For The Pixelated Revolution, Rabih Mroué (born 1967, Lebanon) performs a text in news broadcast-style about the use of mobile phones during the Syrian revolution 2011/2012. The text is edited together with images collected from the Internet that have been posted by civilians attempting to document acts of violence with their mobile phones.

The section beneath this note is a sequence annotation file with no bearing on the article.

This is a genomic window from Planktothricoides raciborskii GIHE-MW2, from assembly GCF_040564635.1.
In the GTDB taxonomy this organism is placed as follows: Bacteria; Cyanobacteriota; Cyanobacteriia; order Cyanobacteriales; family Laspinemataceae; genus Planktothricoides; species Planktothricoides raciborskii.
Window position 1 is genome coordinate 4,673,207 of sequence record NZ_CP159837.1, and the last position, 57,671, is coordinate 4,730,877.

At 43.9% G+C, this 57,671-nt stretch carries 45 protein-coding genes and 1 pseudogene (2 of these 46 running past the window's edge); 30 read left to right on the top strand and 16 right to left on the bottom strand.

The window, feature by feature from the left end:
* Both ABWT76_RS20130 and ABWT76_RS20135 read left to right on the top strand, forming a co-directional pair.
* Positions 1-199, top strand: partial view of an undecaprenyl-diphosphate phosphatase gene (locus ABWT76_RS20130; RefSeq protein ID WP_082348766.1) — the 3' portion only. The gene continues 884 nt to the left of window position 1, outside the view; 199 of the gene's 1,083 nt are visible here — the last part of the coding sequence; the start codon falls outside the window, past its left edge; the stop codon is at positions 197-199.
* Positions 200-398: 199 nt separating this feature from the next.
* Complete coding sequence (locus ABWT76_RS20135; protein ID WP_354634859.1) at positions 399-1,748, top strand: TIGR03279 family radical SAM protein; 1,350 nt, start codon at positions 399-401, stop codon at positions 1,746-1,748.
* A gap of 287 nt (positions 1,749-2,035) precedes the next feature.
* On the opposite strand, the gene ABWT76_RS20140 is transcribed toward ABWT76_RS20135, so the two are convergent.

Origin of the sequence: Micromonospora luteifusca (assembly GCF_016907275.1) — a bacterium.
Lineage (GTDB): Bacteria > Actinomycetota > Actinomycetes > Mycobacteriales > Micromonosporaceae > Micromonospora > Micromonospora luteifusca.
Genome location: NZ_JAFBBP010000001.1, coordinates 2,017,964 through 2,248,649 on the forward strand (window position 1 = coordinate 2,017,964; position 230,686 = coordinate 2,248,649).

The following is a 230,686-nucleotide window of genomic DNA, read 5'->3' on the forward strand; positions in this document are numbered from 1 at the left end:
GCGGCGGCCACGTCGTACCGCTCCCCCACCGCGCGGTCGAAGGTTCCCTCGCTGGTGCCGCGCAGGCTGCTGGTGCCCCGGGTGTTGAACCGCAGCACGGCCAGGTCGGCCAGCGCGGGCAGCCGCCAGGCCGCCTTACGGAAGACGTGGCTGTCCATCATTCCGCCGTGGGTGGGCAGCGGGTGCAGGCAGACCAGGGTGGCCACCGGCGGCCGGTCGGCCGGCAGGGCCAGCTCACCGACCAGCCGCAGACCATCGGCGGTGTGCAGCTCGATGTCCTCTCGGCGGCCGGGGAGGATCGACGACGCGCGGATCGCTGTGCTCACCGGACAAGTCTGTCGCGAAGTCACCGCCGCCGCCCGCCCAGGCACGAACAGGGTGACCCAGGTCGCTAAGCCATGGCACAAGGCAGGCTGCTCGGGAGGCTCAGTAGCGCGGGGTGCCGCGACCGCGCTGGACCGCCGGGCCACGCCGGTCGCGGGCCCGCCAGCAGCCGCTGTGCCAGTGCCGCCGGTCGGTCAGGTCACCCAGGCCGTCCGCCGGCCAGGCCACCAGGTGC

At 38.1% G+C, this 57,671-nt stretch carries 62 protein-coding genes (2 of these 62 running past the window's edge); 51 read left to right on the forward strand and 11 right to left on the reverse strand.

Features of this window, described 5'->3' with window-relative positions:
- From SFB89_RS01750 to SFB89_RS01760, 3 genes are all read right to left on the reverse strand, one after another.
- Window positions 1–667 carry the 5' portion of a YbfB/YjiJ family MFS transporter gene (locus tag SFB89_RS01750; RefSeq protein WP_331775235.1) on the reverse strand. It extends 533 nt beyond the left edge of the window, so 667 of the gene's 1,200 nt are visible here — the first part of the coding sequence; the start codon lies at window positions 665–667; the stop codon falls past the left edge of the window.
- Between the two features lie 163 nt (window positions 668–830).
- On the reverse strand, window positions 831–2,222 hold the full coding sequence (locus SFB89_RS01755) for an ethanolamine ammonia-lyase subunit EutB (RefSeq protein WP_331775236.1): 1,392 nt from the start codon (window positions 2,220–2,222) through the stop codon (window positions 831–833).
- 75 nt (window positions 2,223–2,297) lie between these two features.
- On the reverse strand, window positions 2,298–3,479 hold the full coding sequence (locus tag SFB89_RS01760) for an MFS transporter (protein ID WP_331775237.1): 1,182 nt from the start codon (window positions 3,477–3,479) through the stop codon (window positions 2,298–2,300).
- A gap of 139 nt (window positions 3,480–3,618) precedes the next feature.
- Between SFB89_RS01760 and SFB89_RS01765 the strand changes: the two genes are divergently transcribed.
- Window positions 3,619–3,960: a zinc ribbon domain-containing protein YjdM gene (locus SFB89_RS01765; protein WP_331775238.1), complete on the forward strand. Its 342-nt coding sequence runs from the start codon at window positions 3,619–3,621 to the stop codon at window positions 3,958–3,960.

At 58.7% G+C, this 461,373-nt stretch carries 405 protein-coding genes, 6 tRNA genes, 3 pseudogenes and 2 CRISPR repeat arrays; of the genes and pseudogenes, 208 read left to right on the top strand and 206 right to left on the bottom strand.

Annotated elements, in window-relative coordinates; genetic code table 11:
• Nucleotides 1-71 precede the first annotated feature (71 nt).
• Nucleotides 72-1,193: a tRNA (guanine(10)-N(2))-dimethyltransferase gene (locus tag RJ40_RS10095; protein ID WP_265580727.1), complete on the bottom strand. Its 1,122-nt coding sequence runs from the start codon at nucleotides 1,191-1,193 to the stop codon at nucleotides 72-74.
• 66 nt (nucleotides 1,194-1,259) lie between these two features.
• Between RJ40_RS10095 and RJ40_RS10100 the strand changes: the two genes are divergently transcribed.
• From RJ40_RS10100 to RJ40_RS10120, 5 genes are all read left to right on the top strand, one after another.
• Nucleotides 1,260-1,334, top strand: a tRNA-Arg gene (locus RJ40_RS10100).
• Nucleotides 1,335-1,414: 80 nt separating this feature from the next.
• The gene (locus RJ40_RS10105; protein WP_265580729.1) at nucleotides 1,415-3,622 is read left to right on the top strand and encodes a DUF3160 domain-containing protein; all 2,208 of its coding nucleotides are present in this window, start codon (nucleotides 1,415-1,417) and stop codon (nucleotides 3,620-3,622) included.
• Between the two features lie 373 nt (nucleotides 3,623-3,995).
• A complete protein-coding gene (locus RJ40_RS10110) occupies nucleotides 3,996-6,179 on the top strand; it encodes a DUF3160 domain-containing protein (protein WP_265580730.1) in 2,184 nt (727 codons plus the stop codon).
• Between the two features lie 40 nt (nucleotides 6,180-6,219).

The piece looks at the central role that these films and photographs play in informing and mobilising people during revolutionary events, due to their ability to be shared and spread through virtual and viral communication platforms. In some instances, people filming the events become victims of the violence. In an especially dramatic clip which Mroué discusses, a camera phone is filming a sniper, when the sniper turns and shoots at the person with the phone. Here the image stops. The work demonstrates the impact of images on politics and real life, and also raises questions about the responsible use of images – what should be circulated and what should not. Mroué originally worked primarily as an actor and director. He very consciously investigates the act of performing images and brings them into a specific context, creating new meaning.